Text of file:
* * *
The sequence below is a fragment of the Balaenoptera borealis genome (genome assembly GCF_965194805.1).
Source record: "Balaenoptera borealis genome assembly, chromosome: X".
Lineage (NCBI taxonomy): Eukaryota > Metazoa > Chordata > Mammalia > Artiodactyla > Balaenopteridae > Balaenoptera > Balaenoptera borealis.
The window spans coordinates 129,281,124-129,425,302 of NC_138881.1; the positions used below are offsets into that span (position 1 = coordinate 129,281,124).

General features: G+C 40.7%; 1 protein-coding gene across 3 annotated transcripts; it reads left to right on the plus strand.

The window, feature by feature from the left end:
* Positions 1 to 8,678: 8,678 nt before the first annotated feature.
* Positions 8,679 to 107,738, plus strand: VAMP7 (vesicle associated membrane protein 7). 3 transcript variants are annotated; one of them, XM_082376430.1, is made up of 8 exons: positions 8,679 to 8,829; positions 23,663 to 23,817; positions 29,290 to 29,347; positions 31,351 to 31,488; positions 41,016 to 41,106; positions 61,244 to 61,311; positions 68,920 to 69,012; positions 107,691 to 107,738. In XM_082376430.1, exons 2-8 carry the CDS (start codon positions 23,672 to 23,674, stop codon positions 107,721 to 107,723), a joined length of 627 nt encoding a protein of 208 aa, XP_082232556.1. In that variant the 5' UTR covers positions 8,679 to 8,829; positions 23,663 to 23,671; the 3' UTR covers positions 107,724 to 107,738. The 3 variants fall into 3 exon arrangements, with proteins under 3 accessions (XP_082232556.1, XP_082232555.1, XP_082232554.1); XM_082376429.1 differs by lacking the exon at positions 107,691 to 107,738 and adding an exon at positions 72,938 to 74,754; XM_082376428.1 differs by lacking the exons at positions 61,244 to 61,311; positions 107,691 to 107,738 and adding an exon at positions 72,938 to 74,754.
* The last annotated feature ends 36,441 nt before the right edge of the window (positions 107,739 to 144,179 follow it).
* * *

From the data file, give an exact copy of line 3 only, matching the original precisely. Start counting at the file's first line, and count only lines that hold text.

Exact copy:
Lineage (NCBI taxonomy): Eukaryota > Metazoa > Chordata > Mammalia > Artiodactyla > Balaenopteridae > Balaenoptera > Balaenoptera borealis.